Have lighting prices hit a turning point?

AFTER A decade of collapsing prices for luminaires, it looks like the tide may be turning.

America’s biggest fixture manufacturer has surprised the global  lighting industry with the first major price rise in the market in years.

Acuity Brands – parent of top brands in both North America and Europe including Lithonia, Winona, Holophane, Hydrel, Carandini, Gotham, Indy, Peerless and eldoLED – has announced that it is putting up its prices in the US for all traditional lighting technologies and many LED products by 6 per cent from Monday 11 June.

US trade officials complain that the prices of lighting products are drven down by unfair regional and national Chinese government subsidies to its manufacturers. 

The move is highly significant as Acuity – with annual sales of over $3.5 billion (€2.93 billion, £2.6 billion) – is seen as a sector leader and many independent light makers are expected to take their cue from the company.

Senior vice president of global sales Sero Cardomone blamed ‘significant inflationary pressure’ for the increase, but industry observers say there is a feeling among manufacturers that ‘enough is enough’ and trying to match prices for Chinese imports is a ‘race to the bottom’.

One UK manufacturer said the Acuity move could be seen as a ‘turning point’. ‘We’ve been absorbing cost pressures up to now as we haven’t felt we’ve been able to pass on [price increases] to customers. But we’ve now got to the situation where it costs more to install a luminaire than the price of the luminaire itself’.

He also cited the increasing costs of service to support customers and specifiers as a factor beyond the cost of the bill of materials of a lighting product.

Acuity has had a turbulent time on the New York Stock Exchange in recent times. Its stock price fell 23 per cent in 2017 as analysts and investors grumbled about profitability.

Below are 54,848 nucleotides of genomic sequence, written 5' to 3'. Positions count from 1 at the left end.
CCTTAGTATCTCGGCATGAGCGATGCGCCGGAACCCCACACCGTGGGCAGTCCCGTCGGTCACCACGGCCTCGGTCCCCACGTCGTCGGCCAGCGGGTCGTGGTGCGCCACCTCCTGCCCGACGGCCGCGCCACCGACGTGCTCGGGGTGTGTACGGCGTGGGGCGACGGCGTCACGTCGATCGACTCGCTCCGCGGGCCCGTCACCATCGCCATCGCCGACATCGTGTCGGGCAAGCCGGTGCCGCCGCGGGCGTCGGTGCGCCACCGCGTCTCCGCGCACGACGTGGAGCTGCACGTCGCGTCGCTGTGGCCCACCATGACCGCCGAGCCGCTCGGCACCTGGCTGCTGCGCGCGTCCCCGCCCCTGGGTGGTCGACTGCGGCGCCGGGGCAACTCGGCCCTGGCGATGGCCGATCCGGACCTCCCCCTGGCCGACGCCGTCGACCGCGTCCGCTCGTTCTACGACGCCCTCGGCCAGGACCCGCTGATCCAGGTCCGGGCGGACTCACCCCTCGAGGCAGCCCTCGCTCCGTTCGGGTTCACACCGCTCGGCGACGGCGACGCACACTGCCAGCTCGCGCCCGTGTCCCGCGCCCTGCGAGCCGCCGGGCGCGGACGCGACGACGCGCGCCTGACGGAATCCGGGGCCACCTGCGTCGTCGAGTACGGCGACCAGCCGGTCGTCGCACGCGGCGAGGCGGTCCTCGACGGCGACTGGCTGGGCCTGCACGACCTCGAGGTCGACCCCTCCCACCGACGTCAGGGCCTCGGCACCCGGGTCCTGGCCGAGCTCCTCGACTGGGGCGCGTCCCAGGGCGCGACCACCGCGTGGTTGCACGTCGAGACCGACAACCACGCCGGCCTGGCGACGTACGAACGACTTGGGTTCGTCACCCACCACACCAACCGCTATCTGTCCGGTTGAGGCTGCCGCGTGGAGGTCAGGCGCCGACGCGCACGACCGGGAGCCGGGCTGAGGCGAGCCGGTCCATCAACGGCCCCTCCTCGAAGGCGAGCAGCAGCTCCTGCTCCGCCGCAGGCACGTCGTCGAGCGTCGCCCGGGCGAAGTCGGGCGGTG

Acuity’s bold statement this week will be seized on by other brands who have absorbed increases in costs for raw materials, such as aluminium which has soared by 25 per cent and stands at $2,300 per tonne.

Another factor which could significantly drive up prices is the inclusion of lighting components in a list of Chinese exports due to be hit with US tariffs of 25 per cent. LEDs, as well as aluminium and solid-state electronic parts, are all included on the proposed list of 1,200 products issued by the Office of the United States Trade Representative.

The inclusion is designed to stop what the US sees as the dumping of below-cost solid state components in western markets by Chinese manufacturers, who officials say are aided by unfair government subsidies such as free land and machinery.

 

  • This year's Lighting Fixture Design  Conference takes place on Wednesday 20 June and Thursday 21 June 2018. Organised by Lux and LEDs Magazine, the event takes place at the Cavendish Conference Centre in London. For more information and to reserve you place, click HERE.

Comments 2

Great . So get rid of all the competition by getting them banned all over the world and then put up the prices . If they had spent a bit of time bringing out legislation to regulate the quality this would not have happened. They are never going to be able to compete with the chinese so unless they ban imports this is not going to work

Enough is truly enough. If one looks at the balance sheets of publicly traded lighting manufacturers, they are generally eeking out a profit in the single digits....and this is during excellent economic times. What will happen during an economic downturn, one can only guess, but it probably won't be pretty.

Leave your comment